Dec 162020
vermont eps
Babehoven – Demonstrating Visible Difference of Height

Babehoven weren’t a Vermont band for very long. Singer Maya Bon and partner/bandmate Ryan Albert moved to the tiny town of Arlington, where he’s from, to record this EP, then promptly decamped for Philadelphia. They’ve also logged time in Los Angeles and Portland. But, even if they weren’t in the state for very long, Vermont would do well to embrace the wonderful dream-pop EP they recorded while here.

Bishop Lavey – Bring the Flood

Bishop Lavey’s bio says he has “a style unlike his peers in the Folk scene.” That’s an understatement. A song like “Set Fire to Our Homes” sounds like Motörhead if some roadies swapped out all their instruments for acoustic guitars. Even his quieter songs are only folky in a American-gothic sort of way, like Howlin’ Wolf bellowing a murder ballad.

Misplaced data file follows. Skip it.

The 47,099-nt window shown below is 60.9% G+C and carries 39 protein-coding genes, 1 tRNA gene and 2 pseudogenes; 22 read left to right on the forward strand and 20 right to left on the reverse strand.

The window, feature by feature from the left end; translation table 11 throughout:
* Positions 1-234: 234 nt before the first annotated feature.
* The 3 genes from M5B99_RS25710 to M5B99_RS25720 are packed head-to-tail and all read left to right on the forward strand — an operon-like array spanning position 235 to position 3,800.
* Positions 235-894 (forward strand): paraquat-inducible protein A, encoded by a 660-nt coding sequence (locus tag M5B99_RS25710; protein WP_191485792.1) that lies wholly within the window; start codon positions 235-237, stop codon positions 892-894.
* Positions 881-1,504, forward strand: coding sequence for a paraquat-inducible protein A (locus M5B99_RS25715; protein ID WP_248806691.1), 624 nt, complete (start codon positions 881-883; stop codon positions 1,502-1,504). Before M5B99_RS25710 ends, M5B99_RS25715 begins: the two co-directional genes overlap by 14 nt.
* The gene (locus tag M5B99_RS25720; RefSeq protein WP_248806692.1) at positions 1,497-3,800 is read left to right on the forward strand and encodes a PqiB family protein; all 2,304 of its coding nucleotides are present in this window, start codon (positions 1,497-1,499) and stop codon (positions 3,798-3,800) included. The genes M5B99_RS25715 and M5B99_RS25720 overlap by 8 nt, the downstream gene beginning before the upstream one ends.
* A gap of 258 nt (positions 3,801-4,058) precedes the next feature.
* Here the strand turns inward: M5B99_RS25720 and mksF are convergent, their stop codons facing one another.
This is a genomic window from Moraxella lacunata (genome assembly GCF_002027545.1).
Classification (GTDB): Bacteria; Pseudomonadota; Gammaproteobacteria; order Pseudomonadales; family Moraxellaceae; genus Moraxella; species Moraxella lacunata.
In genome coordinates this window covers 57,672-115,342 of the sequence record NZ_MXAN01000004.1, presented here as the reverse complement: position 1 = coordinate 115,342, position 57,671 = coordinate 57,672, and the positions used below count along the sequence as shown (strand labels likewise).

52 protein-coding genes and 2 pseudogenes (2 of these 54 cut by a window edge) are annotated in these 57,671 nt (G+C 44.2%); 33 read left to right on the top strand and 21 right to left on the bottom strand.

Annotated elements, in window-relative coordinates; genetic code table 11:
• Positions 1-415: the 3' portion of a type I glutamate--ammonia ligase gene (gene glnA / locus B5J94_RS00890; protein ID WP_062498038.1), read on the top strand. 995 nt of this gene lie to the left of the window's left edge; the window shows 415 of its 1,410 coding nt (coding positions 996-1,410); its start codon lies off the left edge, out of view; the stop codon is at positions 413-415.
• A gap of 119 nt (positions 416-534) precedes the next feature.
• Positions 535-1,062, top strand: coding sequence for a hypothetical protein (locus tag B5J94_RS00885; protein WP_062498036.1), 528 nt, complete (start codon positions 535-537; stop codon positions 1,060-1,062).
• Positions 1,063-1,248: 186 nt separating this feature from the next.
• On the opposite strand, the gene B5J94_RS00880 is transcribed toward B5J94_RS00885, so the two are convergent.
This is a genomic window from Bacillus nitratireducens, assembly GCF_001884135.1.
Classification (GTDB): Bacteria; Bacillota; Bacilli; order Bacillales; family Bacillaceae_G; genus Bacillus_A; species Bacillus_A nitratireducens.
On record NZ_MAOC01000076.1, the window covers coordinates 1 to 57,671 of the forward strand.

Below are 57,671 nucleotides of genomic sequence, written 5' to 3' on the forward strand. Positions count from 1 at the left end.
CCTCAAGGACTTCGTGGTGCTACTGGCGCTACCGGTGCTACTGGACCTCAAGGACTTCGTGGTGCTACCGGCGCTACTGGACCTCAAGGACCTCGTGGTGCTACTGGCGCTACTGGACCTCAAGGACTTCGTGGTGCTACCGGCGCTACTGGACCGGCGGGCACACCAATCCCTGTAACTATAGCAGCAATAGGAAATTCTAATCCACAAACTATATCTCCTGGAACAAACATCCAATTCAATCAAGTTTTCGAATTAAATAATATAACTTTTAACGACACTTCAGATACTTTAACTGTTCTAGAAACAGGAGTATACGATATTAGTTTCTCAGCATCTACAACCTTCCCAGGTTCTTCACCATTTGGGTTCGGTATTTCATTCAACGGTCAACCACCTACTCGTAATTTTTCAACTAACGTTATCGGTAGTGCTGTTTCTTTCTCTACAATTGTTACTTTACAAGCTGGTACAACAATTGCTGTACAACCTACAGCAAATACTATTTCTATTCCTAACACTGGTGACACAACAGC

Dan Johnson – Trucks and Trains, Bad Luck and Blues

Dan Johnson’s songs are as frills-free as they come. Heavily-produced, in a Johnson song, means maybe there’s a second guitar accompanying his acoustic. You have to have rock-solid songs to pull off delivering them in such a simple package. Johnson does. When that second guitar does come in – also quiet, but distorted as hell – it’s just the cherry on top of an already excellent sundae.

Elder Orange – Stella

Matt Scott aka Elder Orange wrote his new EP Stella inspired by his ’71 Stella parlor acoustic guitar. But despite the acoustic guitar-influence, singer-songwriter music this isn’t. Scott’s a producer and composer who builds immersive instrumental soundscapes that incorporate the titular guitar here and there, but are not beholden to it. He says, “Stella is a blend of a lot of my favorite sounds; dusty 60’s funk rock laced with boom-bap alt-latin vibes and gritty electro-fusion.”